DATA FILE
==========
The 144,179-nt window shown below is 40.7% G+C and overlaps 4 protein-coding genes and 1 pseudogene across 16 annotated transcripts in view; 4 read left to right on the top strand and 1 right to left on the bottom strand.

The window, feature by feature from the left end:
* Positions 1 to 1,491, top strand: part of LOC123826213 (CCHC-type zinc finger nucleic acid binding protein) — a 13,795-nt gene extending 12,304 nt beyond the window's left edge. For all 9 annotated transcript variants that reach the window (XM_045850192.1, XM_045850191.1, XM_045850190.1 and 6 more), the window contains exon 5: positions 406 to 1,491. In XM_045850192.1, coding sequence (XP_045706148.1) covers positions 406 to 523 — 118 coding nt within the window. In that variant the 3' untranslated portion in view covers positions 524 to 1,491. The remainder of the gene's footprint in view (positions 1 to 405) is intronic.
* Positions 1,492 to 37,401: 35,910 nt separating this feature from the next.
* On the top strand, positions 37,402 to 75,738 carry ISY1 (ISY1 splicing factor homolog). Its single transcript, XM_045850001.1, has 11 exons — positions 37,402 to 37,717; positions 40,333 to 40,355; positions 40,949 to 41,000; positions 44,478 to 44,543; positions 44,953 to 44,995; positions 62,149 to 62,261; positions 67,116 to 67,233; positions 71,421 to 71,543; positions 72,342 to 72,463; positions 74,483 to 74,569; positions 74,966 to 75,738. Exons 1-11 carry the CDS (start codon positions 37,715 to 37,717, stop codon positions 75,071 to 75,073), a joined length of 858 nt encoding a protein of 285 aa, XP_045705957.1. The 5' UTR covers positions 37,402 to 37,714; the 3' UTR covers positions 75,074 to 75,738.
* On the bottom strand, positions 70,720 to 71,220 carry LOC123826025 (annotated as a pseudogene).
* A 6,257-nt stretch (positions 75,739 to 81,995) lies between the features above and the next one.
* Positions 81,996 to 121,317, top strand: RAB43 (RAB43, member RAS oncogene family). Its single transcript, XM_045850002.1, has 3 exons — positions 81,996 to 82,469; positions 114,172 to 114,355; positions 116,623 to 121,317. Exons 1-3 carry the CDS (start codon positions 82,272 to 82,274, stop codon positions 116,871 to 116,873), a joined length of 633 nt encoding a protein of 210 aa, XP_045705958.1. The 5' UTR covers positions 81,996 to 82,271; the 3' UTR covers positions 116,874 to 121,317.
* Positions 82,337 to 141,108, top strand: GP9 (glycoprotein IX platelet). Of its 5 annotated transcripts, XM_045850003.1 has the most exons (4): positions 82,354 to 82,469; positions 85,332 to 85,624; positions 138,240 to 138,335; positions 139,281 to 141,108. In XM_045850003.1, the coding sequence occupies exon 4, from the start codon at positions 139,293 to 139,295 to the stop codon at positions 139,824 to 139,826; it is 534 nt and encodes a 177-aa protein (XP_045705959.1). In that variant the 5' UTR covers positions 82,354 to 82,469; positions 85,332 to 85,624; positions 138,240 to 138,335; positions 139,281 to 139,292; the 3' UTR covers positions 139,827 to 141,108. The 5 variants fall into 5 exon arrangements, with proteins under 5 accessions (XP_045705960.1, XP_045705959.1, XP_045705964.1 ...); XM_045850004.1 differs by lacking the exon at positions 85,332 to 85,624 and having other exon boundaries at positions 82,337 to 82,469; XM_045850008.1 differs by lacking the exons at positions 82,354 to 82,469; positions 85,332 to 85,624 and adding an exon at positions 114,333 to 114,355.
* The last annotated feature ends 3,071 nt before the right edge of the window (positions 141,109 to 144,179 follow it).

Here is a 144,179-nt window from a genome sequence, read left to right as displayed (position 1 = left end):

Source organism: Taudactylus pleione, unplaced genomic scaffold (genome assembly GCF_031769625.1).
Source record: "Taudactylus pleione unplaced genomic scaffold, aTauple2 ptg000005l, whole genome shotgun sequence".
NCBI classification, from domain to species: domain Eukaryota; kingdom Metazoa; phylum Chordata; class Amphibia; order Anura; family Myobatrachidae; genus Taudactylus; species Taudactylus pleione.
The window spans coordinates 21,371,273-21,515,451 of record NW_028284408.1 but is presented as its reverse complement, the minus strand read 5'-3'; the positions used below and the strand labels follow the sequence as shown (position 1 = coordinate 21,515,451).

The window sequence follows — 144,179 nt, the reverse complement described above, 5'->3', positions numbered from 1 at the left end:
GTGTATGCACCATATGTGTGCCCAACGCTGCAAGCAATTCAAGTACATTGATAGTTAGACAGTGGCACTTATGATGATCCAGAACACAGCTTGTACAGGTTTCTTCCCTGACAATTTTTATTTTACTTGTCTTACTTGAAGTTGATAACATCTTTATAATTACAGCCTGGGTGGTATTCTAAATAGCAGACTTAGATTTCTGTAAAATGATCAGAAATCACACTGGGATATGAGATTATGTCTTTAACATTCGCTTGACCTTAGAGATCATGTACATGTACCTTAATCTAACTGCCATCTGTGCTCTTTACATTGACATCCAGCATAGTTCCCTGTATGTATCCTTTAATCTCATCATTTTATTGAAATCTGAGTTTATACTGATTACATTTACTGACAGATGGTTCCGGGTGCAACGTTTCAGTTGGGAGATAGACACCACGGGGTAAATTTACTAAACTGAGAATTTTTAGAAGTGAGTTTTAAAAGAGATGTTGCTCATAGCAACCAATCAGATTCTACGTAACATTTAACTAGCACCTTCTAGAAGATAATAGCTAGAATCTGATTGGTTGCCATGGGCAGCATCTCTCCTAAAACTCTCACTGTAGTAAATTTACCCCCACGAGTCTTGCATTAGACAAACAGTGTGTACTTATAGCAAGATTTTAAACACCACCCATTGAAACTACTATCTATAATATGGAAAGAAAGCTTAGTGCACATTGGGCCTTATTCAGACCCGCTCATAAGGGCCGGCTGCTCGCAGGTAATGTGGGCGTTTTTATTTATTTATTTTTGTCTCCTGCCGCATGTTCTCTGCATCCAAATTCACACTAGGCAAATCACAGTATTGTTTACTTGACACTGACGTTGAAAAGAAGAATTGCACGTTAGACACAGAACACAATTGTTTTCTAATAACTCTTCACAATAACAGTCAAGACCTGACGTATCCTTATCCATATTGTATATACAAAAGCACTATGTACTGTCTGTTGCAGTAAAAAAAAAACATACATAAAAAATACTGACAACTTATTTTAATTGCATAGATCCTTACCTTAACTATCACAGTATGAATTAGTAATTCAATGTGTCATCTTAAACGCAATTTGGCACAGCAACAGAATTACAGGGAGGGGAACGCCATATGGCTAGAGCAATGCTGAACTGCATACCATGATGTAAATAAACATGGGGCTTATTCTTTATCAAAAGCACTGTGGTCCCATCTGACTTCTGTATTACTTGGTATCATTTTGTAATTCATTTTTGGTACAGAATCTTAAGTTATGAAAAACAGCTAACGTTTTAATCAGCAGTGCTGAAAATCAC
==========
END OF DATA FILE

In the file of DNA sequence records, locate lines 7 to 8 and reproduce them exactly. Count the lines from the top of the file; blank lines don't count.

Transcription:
* A 6,257-nt stretch (positions 75,739 to 81,995) lies between the features above and the next one.
* Positions 81,996 to 121,317, top strand: RAB43 (RAB43, member RAS oncogene family). Its single transcript, XM_045850002.1, has 3 exons — positions 81,996 to 82,469; positions 114,172 to 114,355; positions 116,623 to 121,317. Exons 1-3 carry the CDS (start codon positions 82,272 to 82,274, stop codon positions 116,871 to 116,873), a joined length of 633 nt encoding a protein of 210 aa, XP_045705958.1. The 5' UTR covers positions 81,996 to 82,271; the 3' UTR covers positions 116,874 to 121,317.